It was our good fortune that my call to NCAR asking about the possibility of obtaining the MSU data came one week before a previously scheduled, major NCAR project was to begin to copy all satellite data from an old, outdated storage system to a newer one. Thus, forewarned that Spencer and I believed the MSU data were of some unique value, NCAR kindly extracted the necessary data (only 2% of the total) for us at only the marginal cost of the extraction process. This relatively "free and open" attitude concerning data availability was the key to our success in creating the MSU data set, since obtaining the data from a cost-recovering data center would have been prohibitive (the quote was over $1 million) for the speculative value of the MSU data for climate monitoring.
The computing facilities for our own massive processing task were provided by NASA's Marshall Space Flight Center, and we had the enthusiastic support of the Earth Science and Applications Division. After several months of tedious data analysis, we were able to construct various data sets with exceptional precision and continuity. The particular technique we eventually developed allowed the MSU data to be independently validated. In Fig. 1, I show the comparison between MSU temperatures and those measured by radiosondes (balloons) in which a weather instrument package is carried aloft. These two systems (satellite and radiosonde) are completely independent in every way. In Fig. 1 it is clear that both systems are measuring the same variations in temperature to high precision.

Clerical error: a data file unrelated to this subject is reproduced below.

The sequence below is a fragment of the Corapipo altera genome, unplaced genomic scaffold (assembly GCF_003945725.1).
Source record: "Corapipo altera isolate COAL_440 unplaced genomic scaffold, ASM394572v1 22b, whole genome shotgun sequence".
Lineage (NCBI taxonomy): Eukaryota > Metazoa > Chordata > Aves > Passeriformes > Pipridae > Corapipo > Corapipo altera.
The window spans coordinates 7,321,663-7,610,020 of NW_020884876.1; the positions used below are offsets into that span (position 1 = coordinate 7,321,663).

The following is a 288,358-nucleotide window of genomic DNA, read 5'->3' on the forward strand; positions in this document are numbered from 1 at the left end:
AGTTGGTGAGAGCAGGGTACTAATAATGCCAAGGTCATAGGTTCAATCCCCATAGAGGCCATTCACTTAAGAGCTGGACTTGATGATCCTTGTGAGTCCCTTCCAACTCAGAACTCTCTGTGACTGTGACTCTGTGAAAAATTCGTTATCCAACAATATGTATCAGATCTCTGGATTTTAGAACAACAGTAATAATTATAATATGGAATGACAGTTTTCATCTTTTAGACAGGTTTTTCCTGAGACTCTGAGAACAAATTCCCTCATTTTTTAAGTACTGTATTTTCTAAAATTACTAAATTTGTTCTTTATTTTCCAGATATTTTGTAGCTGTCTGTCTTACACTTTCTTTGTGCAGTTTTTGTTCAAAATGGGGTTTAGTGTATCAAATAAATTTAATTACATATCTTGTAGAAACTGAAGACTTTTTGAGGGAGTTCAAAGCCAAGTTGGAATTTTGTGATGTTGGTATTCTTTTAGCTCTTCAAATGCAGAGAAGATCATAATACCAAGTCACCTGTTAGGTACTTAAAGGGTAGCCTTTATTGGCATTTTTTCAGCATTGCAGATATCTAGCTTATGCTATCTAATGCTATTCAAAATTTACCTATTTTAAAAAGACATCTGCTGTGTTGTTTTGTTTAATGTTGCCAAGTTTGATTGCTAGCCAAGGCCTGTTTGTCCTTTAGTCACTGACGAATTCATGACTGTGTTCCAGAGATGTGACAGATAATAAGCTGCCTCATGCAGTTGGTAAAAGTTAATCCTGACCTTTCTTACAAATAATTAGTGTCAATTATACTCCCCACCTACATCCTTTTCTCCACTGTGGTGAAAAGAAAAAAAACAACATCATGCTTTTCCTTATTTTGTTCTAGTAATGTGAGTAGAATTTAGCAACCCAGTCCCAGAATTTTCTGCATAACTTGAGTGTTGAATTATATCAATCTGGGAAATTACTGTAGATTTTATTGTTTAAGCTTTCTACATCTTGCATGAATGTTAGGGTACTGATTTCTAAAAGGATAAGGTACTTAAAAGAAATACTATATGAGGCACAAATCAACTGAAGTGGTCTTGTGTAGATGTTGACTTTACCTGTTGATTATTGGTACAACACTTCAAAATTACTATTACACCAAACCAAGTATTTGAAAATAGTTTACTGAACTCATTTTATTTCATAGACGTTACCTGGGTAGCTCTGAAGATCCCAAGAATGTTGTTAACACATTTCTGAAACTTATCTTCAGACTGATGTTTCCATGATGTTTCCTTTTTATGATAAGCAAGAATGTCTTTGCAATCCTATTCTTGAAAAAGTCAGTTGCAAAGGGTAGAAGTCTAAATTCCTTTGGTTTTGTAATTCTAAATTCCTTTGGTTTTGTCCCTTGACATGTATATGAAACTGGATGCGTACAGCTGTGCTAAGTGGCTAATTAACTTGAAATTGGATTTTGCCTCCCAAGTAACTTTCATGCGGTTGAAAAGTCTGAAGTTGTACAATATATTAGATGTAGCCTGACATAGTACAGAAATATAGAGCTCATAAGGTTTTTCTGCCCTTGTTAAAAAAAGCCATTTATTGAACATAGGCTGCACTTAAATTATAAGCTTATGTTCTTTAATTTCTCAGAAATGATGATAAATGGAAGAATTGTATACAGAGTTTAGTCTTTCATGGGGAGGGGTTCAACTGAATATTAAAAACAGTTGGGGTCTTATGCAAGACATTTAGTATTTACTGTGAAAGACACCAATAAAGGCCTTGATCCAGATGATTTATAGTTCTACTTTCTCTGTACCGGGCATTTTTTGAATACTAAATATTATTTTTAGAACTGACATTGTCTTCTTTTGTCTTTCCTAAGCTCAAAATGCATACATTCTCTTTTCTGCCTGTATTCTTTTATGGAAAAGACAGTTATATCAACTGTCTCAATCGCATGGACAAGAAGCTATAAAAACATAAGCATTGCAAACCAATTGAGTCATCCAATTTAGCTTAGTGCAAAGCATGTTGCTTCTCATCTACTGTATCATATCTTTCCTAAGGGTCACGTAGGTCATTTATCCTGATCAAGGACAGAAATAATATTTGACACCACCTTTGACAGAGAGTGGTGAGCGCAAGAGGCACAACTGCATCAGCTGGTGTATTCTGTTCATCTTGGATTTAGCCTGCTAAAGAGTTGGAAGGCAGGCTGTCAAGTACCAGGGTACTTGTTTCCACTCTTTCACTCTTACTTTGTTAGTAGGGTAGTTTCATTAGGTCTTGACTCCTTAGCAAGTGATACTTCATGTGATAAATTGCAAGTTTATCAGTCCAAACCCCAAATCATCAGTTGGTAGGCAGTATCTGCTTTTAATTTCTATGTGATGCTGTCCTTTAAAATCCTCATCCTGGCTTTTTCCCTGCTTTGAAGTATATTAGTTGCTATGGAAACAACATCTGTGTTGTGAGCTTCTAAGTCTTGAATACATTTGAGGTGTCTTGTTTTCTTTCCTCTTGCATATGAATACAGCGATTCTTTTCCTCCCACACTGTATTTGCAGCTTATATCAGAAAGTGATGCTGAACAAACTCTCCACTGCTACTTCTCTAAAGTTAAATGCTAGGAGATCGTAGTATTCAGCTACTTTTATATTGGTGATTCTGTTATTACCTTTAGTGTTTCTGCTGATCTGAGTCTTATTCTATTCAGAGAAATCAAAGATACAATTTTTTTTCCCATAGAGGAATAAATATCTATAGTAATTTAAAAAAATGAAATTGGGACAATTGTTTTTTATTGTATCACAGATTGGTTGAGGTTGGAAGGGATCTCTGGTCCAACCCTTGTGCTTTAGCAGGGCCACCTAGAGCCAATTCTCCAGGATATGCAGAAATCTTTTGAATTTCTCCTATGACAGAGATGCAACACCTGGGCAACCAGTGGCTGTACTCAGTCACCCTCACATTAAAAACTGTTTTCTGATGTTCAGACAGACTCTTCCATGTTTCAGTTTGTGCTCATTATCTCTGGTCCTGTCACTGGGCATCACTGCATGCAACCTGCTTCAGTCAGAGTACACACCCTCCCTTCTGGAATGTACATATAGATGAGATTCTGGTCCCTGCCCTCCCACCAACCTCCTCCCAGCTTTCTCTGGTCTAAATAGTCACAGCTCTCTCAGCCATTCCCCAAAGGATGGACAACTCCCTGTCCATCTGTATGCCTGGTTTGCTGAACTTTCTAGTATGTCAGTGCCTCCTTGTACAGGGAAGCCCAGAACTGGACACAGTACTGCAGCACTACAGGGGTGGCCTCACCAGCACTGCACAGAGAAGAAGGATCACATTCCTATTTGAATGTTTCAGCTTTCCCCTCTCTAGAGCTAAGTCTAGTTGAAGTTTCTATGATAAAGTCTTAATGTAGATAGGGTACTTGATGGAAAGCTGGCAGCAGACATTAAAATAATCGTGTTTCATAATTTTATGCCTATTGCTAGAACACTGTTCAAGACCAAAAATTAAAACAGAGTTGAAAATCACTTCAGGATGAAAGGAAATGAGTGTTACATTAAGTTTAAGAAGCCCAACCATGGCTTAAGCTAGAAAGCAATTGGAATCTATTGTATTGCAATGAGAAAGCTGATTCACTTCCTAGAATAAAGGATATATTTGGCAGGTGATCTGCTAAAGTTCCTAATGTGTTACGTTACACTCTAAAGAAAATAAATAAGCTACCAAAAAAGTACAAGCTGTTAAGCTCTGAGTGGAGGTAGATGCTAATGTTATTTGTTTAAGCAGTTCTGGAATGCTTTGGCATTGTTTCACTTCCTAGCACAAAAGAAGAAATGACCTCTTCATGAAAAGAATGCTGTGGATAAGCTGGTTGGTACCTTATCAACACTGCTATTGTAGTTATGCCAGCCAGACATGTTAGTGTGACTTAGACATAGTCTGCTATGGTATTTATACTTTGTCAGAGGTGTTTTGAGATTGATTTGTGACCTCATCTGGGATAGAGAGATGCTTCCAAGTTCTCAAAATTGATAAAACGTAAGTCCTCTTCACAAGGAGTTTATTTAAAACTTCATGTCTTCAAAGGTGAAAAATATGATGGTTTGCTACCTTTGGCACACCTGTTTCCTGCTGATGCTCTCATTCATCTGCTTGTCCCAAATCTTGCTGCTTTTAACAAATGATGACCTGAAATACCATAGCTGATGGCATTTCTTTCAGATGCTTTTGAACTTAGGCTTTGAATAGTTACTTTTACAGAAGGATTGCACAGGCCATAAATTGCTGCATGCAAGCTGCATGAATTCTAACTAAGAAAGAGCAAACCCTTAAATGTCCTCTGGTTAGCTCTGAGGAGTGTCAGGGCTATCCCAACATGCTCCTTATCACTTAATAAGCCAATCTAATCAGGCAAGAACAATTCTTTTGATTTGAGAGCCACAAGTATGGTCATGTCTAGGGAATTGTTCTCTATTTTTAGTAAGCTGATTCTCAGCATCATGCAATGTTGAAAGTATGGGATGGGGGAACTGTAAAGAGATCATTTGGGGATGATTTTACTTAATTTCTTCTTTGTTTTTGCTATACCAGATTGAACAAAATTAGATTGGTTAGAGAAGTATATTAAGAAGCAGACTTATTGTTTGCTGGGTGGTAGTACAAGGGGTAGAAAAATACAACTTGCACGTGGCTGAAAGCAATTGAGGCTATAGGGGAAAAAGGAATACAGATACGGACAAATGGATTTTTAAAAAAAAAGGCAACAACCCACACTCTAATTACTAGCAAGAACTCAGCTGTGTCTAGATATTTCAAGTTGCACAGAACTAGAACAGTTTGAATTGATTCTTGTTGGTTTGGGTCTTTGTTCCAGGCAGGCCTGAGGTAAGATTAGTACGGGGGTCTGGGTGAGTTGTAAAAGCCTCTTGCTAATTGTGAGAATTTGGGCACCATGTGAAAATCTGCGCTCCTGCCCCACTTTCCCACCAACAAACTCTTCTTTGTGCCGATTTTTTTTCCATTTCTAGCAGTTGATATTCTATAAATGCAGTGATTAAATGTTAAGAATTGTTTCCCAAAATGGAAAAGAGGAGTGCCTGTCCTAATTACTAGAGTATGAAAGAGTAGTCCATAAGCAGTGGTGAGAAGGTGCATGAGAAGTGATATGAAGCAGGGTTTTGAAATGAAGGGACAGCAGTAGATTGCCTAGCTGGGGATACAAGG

For long term variations, I include in the table below comparisons between large numbers of radiosondes and MSU measurements. It is again clear that both systems are telling us the same story on temperature variations since 1979. Note that none of the long-term trends differ by more than ±0.03 degrees C/decade.
Comparisons of trends since 1979 for MSU lower troposphere vs. various radiosonde-based tropospheric datasets which, except for the 850-300 hPa layer temperature, are weighted to match the MSU weighting function.